2018 Margaret River Open Studios | Meet the artists at Happs Winery

Happs Winery is like a second studio for artists Colin Pratt and Susan Hood who will both be on hand at the winery during this year’s Margaret River Open Studios event.

From April 28 until May 13, open studios provides an opportunity for people to enter the work space of featured artists from Busselton to Augusta, to talk with them and learn more about their art.

It is the second year Pratt and Hood have featured in the event, with both artists working regularly at Happs Winery where they exhibit their art.

Hood said it was great for her to see last year how many people came to visit her personally during open studios.

“That is something I do not normally know because people come here for the wine or for the pottery, then come across me,” she said.

“Art is a bit solitary and artists love people to see their work.”

Hood is a nature lover and much of her work is based on the environment and animals, she loves being out in the bush and rescues injured animals.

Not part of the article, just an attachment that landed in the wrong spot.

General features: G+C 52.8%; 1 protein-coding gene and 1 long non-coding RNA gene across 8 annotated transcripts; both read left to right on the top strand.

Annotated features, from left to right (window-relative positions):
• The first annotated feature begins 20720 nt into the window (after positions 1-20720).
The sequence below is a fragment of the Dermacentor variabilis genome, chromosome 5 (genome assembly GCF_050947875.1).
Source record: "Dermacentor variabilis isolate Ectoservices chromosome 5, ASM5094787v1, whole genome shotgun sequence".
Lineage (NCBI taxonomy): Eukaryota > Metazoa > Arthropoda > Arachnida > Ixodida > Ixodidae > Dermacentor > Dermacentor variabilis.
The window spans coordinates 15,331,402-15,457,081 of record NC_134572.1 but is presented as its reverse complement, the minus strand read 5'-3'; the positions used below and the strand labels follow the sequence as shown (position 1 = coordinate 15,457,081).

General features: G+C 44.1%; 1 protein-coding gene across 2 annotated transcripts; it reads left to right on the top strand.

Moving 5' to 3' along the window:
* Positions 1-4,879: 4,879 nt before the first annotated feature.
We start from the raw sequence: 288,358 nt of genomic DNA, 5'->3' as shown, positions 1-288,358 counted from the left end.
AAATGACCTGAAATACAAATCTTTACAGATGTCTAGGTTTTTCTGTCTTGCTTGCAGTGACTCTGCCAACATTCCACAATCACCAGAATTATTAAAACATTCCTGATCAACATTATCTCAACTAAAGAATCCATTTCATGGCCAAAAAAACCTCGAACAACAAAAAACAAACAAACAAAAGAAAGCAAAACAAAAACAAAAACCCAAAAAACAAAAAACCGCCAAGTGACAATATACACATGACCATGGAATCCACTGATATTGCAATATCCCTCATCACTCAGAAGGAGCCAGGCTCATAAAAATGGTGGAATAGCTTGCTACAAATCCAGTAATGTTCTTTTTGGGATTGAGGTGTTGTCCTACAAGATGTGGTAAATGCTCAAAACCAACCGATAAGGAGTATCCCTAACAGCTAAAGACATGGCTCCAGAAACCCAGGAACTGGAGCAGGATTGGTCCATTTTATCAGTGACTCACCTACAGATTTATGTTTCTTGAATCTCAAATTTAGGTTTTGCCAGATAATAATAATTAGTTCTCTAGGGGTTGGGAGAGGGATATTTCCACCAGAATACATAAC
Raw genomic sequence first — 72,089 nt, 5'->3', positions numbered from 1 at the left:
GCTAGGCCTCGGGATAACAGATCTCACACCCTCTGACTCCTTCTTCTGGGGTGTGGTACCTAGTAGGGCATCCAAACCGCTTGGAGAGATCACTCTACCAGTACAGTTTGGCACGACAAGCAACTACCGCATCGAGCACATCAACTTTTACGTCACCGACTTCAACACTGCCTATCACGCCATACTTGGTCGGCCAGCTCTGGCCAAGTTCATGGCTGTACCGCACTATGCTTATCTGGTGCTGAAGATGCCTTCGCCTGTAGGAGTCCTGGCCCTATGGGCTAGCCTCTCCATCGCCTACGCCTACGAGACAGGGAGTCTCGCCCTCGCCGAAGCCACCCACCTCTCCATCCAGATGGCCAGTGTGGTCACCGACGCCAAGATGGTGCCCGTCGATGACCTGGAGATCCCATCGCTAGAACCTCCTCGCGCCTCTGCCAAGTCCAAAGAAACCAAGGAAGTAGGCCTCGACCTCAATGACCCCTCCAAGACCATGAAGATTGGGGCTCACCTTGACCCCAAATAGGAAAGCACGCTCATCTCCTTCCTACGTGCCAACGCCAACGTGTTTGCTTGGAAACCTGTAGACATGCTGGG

She spends time researching her pieces before she begins painting and uses many photographs as a reference for her work.

“I do not try to work from a photo but use them as a reference so I can see how the feathers lay, I usually take a million photos of a bird before I start painting it.”

For Pratt, he said it was good so many people came to see the artists during open studios especially at Happs because people would get to see two-in-one venue.

“There are 130 artists featured this year, you can’t get around to see them all, here you get a double dose,” he said.

Pratt’s work is mostly based on buildings and he uses wax to create his pieces, a technique known as encaustic painting which creates a texture on the canvas.

He saw the technique being used in the UK 20 years ago and has been self taught since then.

“The big thing with encaustic is that you can manipulate it, change it and alter it, it is very forgiving and a really good medium to use.

“You can put your fingers all over it to feel the textures, you do not want to put your fingers on acrylics.

“It encompasses a lot of the skills you can use in other art, the only thing you cannot use is mixing it with acrylics.”

Pratt draws inspiration for his artwork through stories, which did not necessarily come from anywhere in particular.

“I do not have a particular direction, I see something that I think would be interesting, which could be natural or cultural forms. 

“I have a painting at home based on old growth forests. It is not so much about the forest but about the issue involved, there is always a story in every painting.”


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